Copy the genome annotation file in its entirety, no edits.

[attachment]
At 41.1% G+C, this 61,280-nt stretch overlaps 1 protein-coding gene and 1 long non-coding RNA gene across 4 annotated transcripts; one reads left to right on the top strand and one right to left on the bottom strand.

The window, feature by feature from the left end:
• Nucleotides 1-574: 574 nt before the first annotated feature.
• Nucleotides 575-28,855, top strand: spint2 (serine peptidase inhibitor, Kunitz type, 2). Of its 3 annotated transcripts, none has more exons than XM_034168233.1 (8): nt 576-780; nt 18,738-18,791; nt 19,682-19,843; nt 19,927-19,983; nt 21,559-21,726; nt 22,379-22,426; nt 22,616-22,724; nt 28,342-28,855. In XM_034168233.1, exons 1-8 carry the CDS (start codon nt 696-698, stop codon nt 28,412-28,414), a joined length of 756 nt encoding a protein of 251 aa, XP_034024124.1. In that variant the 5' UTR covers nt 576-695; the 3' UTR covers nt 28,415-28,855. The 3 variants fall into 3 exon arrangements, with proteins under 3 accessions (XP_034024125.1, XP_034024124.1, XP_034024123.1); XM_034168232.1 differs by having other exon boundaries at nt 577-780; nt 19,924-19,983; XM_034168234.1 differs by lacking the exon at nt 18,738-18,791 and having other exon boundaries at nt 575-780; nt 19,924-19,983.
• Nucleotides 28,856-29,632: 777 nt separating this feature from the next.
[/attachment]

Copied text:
At 41.1% G+C, this 61,280-nt stretch overlaps 1 protein-coding gene and 1 long non-coding RNA gene across 4 annotated transcripts; one reads left to right on the top strand and one right to left on the bottom strand.

The window, feature by feature from the left end:
• Nucleotides 1-574: 574 nt before the first annotated feature.
• Nucleotides 575-28,855, top strand: spint2 (serine peptidase inhibitor, Kunitz type, 2). Of its 3 annotated transcripts, none has more exons than XM_034168233.1 (8): nt 576-780; nt 18,738-18,791; nt 19,682-19,843; nt 19,927-19,983; nt 21,559-21,726; nt 22,379-22,426; nt 22,616-22,724; nt 28,342-28,855. In XM_034168233.1, exons 1-8 carry the CDS (start codon nt 696-698, stop codon nt 28,412-28,414), a joined length of 756 nt encoding a protein of 251 aa, XP_034024124.1. In that variant the 5' UTR covers nt 576-695; the 3' UTR covers nt 28,415-28,855. The 3 variants fall into 3 exon arrangements, with proteins under 3 accessions (XP_034024125.1, XP_034024124.1, XP_034024123.1); XM_034168232.1 differs by having other exon boundaries at nt 577-780; nt 19,924-19,983; XM_034168234.1 differs by lacking the exon at nt 18,738-18,791 and having other exon boundaries at nt 575-780; nt 19,924-19,983.
• Nucleotides 28,856-29,632: 777 nt separating this feature from the next.